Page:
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Diving the Boonsung Wreck: The Fish Soup of Khao Lak

There’s nothing more magical than descending a buoy line and seeing a structure materialize out of the blue. The Boonsung wreck offers that very experience.

Some of the greatest underwater allures for divers are the wrecks scattered throughout our oceans. There’s nothing eerier or more exciting than descending a buoy line and seeing a structure materialize out of the blue. Worldwide diving hotspots each seem to have their own marquee wreck, and Thailand is no different. One of the best wrecks in these waters is the Boonsung in Khao Lak.

Khao Lak is situated on the west coast of Thailand, along the shores of the Andaman Sea. This small village is the starting point for many liveaboards and day trips to the Surin and Similan Islands. And just 3 miles (5 km) off the coast is the Boonsung wreck, a must-dive when visiting the area.

A brief history of the Boonsung

Khao Lak and the surrounding area was part of Thailand’s once-booming mining industry. The Boonsung was a tin dredger in its heyday until sinking sometime between the late 1970s and early 1980s — dates vary depending on the sources, with most pointing to 1983 or 1984.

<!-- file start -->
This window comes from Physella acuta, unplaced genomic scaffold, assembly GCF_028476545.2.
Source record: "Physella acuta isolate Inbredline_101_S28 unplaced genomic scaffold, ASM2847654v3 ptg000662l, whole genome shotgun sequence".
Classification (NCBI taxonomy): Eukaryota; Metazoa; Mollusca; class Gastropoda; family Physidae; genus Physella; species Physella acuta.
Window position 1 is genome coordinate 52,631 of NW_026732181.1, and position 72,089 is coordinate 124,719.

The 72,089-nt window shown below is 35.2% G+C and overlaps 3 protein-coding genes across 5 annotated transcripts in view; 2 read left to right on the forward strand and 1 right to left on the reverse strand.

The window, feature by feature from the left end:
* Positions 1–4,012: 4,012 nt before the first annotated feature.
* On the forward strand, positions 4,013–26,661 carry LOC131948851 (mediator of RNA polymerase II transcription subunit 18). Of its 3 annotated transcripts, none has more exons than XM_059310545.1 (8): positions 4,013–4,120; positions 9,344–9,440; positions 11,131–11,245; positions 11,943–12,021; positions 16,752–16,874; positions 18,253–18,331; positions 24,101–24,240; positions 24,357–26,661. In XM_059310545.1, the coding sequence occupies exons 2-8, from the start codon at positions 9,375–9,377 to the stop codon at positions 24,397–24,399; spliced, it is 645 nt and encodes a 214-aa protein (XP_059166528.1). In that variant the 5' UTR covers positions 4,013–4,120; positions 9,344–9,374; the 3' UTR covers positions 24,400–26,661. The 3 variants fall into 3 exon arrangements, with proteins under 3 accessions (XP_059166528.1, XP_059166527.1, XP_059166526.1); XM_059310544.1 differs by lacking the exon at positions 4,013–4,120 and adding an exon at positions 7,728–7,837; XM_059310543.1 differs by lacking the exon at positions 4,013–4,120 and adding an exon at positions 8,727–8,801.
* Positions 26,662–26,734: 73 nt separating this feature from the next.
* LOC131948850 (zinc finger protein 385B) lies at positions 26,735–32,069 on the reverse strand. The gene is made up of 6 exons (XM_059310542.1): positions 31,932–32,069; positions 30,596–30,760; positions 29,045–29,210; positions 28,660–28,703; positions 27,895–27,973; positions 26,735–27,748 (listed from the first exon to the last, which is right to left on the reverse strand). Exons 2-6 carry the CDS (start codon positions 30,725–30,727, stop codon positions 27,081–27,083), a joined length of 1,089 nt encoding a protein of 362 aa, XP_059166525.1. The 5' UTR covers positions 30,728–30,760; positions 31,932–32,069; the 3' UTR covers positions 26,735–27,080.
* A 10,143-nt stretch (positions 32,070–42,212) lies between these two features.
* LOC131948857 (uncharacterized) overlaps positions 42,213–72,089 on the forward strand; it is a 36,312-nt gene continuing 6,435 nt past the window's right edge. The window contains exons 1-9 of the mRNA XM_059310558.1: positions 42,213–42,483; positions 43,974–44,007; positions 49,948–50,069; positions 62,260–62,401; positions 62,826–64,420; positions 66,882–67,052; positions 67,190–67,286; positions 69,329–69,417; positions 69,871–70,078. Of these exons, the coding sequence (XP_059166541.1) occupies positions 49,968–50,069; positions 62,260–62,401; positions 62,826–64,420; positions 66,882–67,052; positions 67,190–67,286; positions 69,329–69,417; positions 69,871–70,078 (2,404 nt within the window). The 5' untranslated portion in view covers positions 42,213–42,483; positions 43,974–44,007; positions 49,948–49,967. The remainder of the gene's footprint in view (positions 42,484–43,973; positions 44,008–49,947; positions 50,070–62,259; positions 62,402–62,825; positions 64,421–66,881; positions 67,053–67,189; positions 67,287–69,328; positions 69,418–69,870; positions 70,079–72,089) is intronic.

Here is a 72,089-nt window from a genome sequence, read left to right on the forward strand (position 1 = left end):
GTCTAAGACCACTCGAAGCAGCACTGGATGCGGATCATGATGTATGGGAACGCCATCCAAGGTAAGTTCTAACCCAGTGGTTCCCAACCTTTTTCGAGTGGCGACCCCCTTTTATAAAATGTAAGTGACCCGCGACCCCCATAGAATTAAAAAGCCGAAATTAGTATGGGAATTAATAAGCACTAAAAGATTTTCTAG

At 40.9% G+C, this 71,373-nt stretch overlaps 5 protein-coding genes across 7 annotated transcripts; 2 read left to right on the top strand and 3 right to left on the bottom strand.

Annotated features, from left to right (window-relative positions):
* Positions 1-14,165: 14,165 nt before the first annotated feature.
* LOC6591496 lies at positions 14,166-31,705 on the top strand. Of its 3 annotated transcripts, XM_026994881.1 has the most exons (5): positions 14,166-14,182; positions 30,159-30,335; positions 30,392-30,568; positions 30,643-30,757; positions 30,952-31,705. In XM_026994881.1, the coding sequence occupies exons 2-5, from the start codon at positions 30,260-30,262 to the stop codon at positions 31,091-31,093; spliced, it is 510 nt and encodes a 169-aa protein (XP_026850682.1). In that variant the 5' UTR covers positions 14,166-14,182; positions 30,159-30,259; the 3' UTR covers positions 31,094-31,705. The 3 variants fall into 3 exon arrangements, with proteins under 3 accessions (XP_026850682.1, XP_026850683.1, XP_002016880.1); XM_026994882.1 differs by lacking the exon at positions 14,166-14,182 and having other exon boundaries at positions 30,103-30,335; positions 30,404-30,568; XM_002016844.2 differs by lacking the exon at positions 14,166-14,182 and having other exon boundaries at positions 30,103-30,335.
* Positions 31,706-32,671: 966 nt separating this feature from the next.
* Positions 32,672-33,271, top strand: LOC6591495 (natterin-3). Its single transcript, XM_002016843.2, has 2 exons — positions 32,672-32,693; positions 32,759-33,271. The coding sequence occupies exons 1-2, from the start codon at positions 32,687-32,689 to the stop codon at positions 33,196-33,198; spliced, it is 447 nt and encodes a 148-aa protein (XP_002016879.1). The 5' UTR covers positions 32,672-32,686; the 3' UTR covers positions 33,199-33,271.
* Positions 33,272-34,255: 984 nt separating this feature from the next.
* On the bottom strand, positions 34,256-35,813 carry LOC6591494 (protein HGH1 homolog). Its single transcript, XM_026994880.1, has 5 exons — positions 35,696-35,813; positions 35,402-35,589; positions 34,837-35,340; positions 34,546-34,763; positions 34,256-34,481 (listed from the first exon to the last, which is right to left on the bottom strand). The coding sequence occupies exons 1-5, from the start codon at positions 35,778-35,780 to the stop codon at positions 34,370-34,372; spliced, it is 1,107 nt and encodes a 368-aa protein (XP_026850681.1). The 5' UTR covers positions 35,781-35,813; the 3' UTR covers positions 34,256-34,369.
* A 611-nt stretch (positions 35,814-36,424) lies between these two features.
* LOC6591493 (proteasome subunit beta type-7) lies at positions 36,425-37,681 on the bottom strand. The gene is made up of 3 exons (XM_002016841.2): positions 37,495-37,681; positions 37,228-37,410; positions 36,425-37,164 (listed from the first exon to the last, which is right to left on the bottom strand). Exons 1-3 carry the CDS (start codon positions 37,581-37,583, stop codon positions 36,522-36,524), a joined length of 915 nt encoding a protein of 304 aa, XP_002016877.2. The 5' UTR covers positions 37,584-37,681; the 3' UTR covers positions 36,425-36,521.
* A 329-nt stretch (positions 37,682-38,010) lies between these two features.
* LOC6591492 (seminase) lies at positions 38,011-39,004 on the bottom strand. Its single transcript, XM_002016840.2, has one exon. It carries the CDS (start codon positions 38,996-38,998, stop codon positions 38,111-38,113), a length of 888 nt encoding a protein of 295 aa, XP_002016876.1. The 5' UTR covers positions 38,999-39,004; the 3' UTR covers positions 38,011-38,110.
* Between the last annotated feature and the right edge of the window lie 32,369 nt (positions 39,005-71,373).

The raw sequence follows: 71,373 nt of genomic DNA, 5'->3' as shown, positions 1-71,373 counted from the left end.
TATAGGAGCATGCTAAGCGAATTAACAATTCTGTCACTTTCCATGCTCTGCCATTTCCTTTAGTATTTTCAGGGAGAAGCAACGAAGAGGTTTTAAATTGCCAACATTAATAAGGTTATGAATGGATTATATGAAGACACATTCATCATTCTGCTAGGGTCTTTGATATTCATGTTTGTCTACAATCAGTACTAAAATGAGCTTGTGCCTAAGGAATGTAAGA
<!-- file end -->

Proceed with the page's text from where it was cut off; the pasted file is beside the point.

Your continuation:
There is much speculation as to why it went down. Urban legend has it that someone flushed a faulty toilet, causing water to rush in. Some claim it was deliberately sunk for easy and cheap disposal. Whatever the reason, the Boonsung came to lie on the ocean floor.

Being close to the surface, however, the wreck was a hazard to shipping. Consequently, the Thai Navy detonated a few bombs to level it out. This, combined with damage caused by the 2004 tsunami, has left the wreck looking nothing like a ship.

The perfect fish haven

With nothing but sand for miles around, the Boonsung quickly became an artificial reef and a haven for thousands and thousands of fish and other species. This high density of marine life is better than many dive sites in the Similan Islands and has lead divers to describe the Boonsung as a ‘fish soup.’

As you descend one of three lines, you will immediately see why. Huge schools of snappers, trevally, fusiliers, barracuda, and batfish await. Porcupine and pufferfish gather in large numbers, as do lionfish and squid. Moray eels emerge from every crevice. Divers should look out for scorpionfish, crocodilefish, and bluespotted stingrays in the sand. The Boonsung wreck and its surrounds simply teem with wildlife. You may even spot the occasional whale shark cruising past.

Macro marine life

Despite all the larger animals, the variety of macro marine life truly makes the Boonsung unique. Since most dive centers do two dives on the wreck, it’s the perfect excuse to move slowly and search for the small wildlife. Ornate ghost pipefish and frogfish live side-by-side with numerous species of nudibranch. One part of the wreck has even been renamed the “nudi hotel” thanks to the vast numbers living there.